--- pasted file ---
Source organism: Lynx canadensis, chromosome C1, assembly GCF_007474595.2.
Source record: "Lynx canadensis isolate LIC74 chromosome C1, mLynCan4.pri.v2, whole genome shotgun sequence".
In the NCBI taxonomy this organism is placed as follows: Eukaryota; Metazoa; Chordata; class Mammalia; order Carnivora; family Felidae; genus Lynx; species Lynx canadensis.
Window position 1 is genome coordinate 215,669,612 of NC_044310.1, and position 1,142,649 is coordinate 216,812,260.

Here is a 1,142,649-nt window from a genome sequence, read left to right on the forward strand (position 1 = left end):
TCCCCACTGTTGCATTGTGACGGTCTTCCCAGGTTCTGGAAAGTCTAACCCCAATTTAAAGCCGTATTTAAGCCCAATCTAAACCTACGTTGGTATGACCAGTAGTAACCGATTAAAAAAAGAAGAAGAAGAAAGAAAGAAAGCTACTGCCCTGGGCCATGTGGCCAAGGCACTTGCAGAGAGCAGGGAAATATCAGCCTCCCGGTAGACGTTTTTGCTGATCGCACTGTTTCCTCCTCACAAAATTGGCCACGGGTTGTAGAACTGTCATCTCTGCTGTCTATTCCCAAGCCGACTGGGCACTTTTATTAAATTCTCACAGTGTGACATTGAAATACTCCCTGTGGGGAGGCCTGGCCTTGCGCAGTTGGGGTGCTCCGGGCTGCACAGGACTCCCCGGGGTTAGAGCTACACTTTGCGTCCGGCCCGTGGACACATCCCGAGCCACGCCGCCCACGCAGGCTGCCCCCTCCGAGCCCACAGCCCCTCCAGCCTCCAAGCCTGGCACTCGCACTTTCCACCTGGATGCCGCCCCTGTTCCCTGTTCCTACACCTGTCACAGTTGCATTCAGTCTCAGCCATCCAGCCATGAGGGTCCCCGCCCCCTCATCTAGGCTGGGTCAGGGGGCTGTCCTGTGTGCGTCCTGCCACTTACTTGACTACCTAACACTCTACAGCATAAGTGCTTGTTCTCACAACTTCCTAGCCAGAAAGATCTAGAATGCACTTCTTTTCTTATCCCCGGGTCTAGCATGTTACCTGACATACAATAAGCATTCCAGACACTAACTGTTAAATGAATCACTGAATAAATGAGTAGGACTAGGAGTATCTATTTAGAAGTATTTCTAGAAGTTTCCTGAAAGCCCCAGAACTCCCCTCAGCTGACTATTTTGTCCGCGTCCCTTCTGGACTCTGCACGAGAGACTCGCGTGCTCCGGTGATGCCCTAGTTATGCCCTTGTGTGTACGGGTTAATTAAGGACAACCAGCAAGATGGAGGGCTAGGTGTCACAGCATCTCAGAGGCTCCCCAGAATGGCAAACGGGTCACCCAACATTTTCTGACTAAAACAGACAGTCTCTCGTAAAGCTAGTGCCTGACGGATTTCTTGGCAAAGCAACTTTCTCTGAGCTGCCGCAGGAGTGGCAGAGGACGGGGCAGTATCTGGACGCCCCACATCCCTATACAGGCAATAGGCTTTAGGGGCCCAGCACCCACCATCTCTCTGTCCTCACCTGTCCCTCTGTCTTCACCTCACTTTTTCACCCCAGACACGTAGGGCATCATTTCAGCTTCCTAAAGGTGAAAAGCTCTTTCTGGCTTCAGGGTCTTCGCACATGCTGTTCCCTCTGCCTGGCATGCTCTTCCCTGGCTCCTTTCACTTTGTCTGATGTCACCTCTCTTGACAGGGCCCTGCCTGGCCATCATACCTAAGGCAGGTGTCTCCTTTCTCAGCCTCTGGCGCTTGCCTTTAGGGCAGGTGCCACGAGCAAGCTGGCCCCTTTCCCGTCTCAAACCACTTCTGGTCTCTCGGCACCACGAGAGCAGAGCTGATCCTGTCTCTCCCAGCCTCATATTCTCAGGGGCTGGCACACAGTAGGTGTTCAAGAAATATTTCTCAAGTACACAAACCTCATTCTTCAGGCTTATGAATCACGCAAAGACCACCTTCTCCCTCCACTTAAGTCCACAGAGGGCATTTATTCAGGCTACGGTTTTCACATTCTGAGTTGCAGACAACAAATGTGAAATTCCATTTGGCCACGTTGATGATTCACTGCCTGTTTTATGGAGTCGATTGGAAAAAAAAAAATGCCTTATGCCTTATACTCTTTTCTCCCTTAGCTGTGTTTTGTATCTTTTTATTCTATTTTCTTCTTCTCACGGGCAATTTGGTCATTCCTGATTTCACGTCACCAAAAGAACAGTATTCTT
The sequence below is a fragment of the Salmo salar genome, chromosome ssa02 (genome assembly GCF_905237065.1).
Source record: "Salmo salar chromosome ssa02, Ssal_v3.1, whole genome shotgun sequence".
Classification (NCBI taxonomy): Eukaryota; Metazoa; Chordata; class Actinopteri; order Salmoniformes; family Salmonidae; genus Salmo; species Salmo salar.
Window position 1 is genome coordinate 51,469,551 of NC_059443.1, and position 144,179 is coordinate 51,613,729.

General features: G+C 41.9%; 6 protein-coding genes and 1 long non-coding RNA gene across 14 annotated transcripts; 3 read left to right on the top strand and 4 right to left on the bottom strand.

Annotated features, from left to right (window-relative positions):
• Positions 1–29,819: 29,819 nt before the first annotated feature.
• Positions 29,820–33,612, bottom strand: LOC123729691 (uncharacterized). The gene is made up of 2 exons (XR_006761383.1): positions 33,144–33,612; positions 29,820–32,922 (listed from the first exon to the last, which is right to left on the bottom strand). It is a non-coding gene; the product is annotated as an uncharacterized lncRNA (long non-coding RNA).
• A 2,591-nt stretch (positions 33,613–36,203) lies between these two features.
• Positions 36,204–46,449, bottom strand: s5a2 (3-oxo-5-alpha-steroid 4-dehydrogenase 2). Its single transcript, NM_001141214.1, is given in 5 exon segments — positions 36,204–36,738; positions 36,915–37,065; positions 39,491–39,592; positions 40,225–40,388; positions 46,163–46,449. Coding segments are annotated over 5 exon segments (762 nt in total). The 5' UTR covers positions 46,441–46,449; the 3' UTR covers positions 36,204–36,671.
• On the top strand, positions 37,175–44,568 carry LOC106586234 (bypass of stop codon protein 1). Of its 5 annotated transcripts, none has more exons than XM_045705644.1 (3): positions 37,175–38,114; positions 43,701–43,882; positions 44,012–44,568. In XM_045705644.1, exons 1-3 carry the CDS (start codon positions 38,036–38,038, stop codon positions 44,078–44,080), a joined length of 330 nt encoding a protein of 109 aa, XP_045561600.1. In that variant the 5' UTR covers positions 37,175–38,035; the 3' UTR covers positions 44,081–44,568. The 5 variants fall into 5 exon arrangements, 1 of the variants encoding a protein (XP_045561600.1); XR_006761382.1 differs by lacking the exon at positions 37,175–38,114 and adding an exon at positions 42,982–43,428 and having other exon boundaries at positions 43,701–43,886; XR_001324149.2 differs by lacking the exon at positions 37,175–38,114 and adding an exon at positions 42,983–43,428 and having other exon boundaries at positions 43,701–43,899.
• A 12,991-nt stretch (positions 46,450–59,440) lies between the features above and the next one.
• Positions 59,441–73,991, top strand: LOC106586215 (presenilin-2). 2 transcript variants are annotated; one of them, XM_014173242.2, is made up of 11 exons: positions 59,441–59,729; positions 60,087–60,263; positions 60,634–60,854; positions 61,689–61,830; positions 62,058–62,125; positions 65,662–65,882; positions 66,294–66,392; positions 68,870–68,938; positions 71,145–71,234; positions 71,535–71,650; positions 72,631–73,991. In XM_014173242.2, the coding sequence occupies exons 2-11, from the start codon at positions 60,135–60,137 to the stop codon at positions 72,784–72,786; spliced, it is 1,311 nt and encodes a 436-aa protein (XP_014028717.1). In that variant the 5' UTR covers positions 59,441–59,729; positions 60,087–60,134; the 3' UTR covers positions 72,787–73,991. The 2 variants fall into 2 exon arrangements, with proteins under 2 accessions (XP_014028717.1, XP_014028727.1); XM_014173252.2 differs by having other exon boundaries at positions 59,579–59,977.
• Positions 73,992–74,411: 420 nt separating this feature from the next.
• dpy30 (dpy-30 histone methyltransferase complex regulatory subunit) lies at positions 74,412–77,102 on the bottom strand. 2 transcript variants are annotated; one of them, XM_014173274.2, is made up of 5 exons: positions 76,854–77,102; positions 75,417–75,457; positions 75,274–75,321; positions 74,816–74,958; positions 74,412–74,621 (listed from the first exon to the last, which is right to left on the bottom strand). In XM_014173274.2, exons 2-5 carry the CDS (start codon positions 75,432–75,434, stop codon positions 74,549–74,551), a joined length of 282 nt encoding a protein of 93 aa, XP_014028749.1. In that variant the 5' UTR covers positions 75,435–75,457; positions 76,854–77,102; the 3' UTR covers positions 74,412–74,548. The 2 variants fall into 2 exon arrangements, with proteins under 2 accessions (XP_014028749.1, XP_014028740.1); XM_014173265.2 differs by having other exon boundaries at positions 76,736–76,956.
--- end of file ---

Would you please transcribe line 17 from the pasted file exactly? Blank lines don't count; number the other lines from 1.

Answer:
• On the top strand, positions 37,175–44,568 carry LOC106586234 (bypass of stop codon protein 1). Of its 5 annotated transcripts, none has more exons than XM_045705644.1 (3): positions 37,175–38,114; positions 43,701–43,882; positions 44,012–44,568. In XM_045705644.1, exons 1-3 carry the CDS (start codon positions 38,036–38,038, stop codon positions 44,078–44,080), a joined length of 330 nt encoding a protein of 109 aa, XP_045561600.1. In that variant the 5' UTR covers positions 37,175–38,035; the 3' UTR covers positions 44,081–44,568. The 5 variants fall into 5 exon arrangements, 1 of the variants encoding a protein (XP_045561600.1); XR_006761382.1 differs by lacking the exon at positions 37,175–38,114 and adding an exon at positions 42,982–43,428 and having other exon boundaries at positions 43,701–43,886; XR_001324149.2 differs by lacking the exon at positions 37,175–38,114 and adding an exon at positions 42,983–43,428 and having other exon boundaries at positions 43,701–43,899.